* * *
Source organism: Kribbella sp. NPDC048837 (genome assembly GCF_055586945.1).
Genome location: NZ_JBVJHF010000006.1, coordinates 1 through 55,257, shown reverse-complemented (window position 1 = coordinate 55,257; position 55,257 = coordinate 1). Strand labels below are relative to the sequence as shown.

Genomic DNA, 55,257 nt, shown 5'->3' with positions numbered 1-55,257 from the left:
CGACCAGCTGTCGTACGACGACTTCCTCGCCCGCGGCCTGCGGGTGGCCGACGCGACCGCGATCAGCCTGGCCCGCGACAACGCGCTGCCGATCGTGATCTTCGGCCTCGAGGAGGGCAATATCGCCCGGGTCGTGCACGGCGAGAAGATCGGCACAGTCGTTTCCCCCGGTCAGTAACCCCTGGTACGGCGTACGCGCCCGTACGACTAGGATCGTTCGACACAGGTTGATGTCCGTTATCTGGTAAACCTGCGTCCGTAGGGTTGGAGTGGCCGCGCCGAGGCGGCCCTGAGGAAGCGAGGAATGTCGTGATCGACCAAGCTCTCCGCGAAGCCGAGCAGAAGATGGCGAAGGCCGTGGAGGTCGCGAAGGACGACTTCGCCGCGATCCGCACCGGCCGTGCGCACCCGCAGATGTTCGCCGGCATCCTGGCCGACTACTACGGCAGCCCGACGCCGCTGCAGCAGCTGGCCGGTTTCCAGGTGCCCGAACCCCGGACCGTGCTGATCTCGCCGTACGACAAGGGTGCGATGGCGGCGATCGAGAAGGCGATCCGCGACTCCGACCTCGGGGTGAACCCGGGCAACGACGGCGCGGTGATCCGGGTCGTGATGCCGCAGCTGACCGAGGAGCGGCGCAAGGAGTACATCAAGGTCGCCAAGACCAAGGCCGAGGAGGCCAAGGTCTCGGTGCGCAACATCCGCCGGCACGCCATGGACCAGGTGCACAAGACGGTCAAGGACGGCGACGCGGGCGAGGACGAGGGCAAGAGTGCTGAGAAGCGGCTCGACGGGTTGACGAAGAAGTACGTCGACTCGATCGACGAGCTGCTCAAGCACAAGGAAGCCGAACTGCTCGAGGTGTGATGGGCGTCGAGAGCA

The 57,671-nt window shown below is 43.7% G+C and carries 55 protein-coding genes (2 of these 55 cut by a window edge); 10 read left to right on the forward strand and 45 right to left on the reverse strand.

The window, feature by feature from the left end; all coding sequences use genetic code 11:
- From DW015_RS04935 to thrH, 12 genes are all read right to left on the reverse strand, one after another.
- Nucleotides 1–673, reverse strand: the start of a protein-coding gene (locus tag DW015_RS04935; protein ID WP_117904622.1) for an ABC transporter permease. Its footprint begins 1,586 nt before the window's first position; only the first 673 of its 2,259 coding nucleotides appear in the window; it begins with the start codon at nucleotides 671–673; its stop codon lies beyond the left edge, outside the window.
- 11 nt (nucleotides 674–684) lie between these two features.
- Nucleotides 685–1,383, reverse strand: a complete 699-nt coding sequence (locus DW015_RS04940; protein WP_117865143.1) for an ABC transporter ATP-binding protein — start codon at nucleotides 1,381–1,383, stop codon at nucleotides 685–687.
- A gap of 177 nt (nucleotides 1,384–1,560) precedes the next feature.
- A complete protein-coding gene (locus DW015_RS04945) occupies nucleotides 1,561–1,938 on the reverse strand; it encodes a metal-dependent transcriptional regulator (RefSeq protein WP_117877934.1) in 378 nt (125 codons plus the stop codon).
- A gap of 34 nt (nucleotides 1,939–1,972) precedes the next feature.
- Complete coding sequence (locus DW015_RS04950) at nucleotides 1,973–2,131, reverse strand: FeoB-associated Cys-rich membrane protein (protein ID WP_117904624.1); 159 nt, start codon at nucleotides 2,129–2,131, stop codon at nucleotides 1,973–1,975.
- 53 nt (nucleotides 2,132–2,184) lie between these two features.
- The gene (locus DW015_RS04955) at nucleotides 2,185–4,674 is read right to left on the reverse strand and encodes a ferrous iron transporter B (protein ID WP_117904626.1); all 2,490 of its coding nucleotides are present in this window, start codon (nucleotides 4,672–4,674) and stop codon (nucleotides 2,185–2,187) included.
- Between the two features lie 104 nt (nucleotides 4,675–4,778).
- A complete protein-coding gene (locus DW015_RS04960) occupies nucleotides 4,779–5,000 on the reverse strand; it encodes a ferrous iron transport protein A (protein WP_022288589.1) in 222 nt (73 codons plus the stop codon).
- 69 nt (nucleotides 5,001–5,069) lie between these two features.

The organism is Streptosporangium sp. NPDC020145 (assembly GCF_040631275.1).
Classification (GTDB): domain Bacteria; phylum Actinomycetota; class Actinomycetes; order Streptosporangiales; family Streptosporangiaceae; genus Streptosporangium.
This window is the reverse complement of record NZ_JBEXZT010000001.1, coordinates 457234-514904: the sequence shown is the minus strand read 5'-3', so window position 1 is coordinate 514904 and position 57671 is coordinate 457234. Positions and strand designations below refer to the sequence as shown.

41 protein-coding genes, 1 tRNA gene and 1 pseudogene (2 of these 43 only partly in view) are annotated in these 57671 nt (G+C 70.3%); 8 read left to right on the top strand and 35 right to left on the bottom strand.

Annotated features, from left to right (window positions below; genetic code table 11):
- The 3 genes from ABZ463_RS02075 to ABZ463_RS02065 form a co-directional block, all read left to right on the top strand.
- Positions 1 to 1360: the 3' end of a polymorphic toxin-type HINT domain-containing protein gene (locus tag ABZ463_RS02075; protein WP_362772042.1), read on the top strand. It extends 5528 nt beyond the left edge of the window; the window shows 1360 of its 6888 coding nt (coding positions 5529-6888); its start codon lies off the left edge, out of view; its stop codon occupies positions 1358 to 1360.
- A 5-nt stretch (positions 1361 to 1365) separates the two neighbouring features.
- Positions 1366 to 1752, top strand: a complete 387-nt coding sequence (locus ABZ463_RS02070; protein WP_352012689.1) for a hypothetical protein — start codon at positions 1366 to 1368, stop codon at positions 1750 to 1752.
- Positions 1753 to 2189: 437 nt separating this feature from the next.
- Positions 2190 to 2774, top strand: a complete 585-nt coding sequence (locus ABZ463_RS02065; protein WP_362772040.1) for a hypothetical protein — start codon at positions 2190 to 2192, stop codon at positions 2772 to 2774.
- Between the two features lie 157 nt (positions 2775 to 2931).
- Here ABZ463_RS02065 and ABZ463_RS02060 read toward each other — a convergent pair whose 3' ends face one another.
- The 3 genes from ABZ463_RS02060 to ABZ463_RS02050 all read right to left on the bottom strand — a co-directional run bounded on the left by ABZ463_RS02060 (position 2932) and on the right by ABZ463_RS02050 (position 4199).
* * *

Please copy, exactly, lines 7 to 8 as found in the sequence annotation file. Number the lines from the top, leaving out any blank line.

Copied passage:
- From DW015_RS04935 to thrH, 12 genes are all read right to left on the reverse strand, one after another.
- Nucleotides 1–673, reverse strand: the start of a protein-coding gene (locus tag DW015_RS04935; protein ID WP_117904622.1) for an ABC transporter permease. Its footprint begins 1,586 nt before the window's first position; only the first 673 of its 2,259 coding nucleotides appear in the window; it begins with the start codon at nucleotides 671–673; its stop codon lies beyond the left edge, outside the window.